Start learning with our library of video tutorials taught by experts. Get started
Viewers: in countries Watching now:
Photoshop Masking and Compositing: Fundamentals is the introductory installment of Deke McClelland's four-part series on making photorealistic compositions in Photoshop. The course shows how to make selections, refine the selections with masks, and then combine them in new ways, using layer effects, blend modes, and other techniques to create a single seamless piece of artwork. Deke introduces the Channels panel and the alpha channel, the key to masking and transparency in Photoshop; reviews the selection tools, including the Color Range tool , Quick Mask mode, and the Refine Edge command; and shows how to blend masked images so they interact naturally.
Photoshop's other great masking automation tool is every bit as good as Color Range. It also lives under the Select menu and it goes by the name Refine Edge. Take a crude selection, something that just vaguely traces the edges of an image element and then choose the Refine Edge command. Its first right edge detection technology hunts down the most fragile of details and selects them. Just so you don't get confused this one command goes by two names. When applied to a selection outline it's called Refine Edge.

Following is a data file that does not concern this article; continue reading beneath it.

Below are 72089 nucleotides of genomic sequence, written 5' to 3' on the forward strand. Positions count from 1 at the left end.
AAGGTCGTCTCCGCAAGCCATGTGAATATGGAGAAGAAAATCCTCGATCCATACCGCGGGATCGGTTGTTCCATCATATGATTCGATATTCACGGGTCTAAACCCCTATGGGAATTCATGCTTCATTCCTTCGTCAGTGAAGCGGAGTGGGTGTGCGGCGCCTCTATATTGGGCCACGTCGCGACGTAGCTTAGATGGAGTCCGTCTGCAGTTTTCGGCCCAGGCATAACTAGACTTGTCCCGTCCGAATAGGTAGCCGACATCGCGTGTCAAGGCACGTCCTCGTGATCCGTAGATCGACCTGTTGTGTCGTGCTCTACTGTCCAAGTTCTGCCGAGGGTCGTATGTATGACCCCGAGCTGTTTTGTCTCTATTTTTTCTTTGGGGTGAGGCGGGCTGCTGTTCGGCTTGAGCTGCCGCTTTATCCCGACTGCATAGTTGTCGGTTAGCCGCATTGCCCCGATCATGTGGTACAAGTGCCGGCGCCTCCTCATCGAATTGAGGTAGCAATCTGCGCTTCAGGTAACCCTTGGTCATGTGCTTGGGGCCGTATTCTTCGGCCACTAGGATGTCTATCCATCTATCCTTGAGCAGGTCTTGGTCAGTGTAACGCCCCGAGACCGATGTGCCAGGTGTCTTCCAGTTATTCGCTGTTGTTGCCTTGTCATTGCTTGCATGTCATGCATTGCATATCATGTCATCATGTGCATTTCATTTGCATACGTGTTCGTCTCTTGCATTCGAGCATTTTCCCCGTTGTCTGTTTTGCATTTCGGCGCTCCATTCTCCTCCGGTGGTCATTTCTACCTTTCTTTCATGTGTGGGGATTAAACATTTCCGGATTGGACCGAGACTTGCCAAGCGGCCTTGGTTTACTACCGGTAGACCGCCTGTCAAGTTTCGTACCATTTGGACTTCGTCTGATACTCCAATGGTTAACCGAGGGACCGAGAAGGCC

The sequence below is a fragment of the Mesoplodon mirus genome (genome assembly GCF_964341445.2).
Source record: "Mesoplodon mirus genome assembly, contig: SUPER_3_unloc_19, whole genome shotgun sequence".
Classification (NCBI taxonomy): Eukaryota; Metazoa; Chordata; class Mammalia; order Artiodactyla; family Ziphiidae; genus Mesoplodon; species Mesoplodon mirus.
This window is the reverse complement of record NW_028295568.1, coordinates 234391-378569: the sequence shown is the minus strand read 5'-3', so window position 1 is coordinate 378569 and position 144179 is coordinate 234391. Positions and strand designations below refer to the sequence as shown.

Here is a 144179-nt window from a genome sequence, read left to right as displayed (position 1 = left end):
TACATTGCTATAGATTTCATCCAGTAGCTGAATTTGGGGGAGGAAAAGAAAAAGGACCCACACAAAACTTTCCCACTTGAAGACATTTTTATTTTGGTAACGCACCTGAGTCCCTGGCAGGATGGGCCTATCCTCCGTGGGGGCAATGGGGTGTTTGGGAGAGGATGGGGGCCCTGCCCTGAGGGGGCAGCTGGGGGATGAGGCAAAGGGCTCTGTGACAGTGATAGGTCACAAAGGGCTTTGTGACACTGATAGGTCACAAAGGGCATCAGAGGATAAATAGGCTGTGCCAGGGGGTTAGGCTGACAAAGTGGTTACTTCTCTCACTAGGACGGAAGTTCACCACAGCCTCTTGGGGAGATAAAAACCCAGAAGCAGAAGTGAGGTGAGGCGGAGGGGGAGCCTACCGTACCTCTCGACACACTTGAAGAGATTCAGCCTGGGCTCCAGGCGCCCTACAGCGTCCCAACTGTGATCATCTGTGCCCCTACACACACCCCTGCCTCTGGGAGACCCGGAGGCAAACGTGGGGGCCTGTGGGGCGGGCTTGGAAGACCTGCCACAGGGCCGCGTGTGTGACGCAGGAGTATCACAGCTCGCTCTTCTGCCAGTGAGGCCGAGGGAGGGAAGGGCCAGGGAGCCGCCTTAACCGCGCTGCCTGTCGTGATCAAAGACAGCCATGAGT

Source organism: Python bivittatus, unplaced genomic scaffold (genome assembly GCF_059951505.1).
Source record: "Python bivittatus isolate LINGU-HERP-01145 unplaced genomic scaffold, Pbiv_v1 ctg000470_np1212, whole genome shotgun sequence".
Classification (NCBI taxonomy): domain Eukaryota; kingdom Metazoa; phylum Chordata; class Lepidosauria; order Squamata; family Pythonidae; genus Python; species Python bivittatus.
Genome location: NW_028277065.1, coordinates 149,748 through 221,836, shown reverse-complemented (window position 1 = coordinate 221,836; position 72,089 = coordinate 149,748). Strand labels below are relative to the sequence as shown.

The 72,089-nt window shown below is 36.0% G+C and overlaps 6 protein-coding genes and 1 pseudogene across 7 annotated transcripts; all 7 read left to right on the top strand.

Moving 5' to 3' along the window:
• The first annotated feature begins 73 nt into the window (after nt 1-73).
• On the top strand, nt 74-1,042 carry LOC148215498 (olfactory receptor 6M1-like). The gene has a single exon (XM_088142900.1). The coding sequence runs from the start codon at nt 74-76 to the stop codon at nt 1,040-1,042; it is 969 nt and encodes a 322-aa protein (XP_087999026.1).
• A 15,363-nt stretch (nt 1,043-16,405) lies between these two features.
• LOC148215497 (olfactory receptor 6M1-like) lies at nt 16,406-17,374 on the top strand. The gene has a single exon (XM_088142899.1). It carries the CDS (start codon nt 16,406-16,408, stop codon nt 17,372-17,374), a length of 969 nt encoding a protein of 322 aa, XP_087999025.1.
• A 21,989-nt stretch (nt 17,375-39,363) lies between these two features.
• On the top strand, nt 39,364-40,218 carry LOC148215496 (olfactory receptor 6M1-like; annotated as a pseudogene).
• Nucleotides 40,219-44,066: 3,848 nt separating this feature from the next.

When applied to a layer mask it's Refine Mask. Choose either and Photoshop presents you with what might be Adobe's best approximation of mind reading automation. That is to say it takes a rough selection and turns it into the thing that you wanted in the first place. So let's review. The Quick Selection tool is not quick, the Magnetic Lasso is only slightly magnetic, and the Magic Wand, well, hardly, but Refine Edge is real bona- fide refinement.
There are currently no FAQs about Photoshop Masking and Compositing: Fundamentals.
Access exercise files from a button right under the course name.
Search within course videos and transcripts, and jump right to the results.
Remove icons showing you already watched videos if you want to start over.
Make the video wide, narrow, full-screen, or pop the player out of the page into its own window.
Click on text in the transcript to jump to that spot in the video. As the video plays, the relevant spot in the transcript will be highlighted.